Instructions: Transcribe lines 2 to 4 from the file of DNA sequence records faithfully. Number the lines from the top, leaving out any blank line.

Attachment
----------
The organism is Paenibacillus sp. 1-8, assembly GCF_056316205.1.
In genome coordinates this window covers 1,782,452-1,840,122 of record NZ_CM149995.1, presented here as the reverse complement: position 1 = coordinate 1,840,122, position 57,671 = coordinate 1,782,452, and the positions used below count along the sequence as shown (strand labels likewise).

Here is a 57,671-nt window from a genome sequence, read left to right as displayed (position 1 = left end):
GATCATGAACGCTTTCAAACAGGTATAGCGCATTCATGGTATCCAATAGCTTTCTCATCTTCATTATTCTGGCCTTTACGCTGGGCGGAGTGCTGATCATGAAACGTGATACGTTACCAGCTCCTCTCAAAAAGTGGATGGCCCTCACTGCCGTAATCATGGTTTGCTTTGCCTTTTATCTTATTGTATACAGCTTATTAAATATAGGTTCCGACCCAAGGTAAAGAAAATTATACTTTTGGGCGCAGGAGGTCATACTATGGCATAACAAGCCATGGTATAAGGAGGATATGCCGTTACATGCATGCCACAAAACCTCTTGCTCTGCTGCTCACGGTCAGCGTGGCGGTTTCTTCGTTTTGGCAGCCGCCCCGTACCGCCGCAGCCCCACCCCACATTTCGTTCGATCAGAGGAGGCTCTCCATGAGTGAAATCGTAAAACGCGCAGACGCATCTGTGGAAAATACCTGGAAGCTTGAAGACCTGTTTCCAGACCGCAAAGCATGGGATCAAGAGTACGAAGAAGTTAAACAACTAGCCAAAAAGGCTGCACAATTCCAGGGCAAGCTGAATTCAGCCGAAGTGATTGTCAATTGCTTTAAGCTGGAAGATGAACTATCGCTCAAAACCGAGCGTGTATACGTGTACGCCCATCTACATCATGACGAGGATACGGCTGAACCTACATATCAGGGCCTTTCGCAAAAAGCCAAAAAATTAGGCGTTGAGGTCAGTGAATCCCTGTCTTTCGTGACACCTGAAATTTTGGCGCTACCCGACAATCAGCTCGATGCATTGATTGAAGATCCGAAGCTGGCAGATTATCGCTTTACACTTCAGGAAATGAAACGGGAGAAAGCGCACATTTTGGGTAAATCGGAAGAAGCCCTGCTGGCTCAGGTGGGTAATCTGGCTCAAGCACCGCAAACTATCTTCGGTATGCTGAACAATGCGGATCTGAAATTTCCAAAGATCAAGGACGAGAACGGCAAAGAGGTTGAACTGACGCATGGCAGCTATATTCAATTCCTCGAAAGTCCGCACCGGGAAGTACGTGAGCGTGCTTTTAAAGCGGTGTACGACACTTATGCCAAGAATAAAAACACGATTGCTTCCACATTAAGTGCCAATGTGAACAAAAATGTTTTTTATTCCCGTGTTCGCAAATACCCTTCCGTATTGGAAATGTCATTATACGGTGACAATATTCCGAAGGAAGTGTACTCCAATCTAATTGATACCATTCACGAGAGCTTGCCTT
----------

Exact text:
In genome coordinates this window covers 1,782,452-1,840,122 of record NZ_CM149995.1, presented here as the reverse complement: position 1 = coordinate 1,840,122, position 57,671 = coordinate 1,782,452, and the positions used below count along the sequence as shown (strand labels likewise).

Here is a 57,671-nt window from a genome sequence, read left to right as displayed (position 1 = left end):
GATCATGAACGCTTTCAAACAGGTATAGCGCATTCATGGTATCCAATAGCTTTCTCATCTTCATTATTCTGGCCTTTACGCTGGGCGGAGTGCTGATCATGAAACGTGATACGTTACCAGCTCCTCTCAAAAAGTGGATGGCCCTCACTGCCGTAATCATGGTTTGCTTTGCCTTTTATCTTATTGTATACAGCTTATTAAATATAGGTTCCGACCCAAGGTAAAGAAAATTATACTTTTGGGCGCAGGAGGTCATACTATGGCATAACAAGCCATGGTATAAGGAGGATATGCCGTTACATGCATGCCACAAAACCTCTTGCTCTGCTGCTCACGGTCAGCGTGGCGGTTTCTTCGTTTTGGCAGCCGCCCCGTACCGCCGCAGCCCCACCCCACATTTCGTTCGATCAGAGGAGGCTCTCCATGAGTGAAATCGTAAAACGCGCAGACGCATCTGTGGAAAATACCTGGAAGCTTGAAGACCTGTTTCCAGACCGCAAAGCATGGGATCAAGAGTACGAAGAAGTTAAACAACTAGCCAAAAAGGCTGCACAATTCCAGGGCAAGCTGAATTCAGCCGAAGTGATTGTCAATTGCTTTAAGCTGGAAGATGAACTATCGCTCAAAACCGAGCGTGTATACGTGTACGCCCATCTACATCATGACGAGGATACGGCTGAACCTACATATCAGGGCCTTTCGCAAAAAGCCAAAAAATTAGGCGTTGAGGTCAGTGAATCCCTGTCTTTCGTGACACCTGAAATTTTGGCGCTACCCGACAATCAGCTCGATGCATTGATTGAAGATCCGAAGCTGGCAGATTATCGCTTTACACTTCAGGAAATGAAACGGGAGAAAGCGCACATTTTGGGTAAATCGGAAGAAGCCCTGCTGGCTCAGGTGGGTAATCTGGCTCAAGCACCGCAAACTATCTTCGGTATGCTGAACAATGCGGATCTGAAATTTCCAAAGATCAAGGACGAGAACGGCAAAGAGGTTGAACTGACGCATGGCAGCTATATTCAATTCCTCGAAAGTCCGCACCGGGAAGTACGTGAGCGTGCTTTTAAAGCGGTGTACGACACTTATGCCAAGAATAAAAACACGATTGCTTCCACATTAAGTGCCAATGTGAACAAAAATGTTTTTTATTCCCGTGTTCGCAAATACCCTTCCGTATTGGAAATGTCATTATACGGTGACAATATTCCGAAGGAAGTGTACTCCAATCTAATTGATACCATTCACGAGAGCTTGCCTT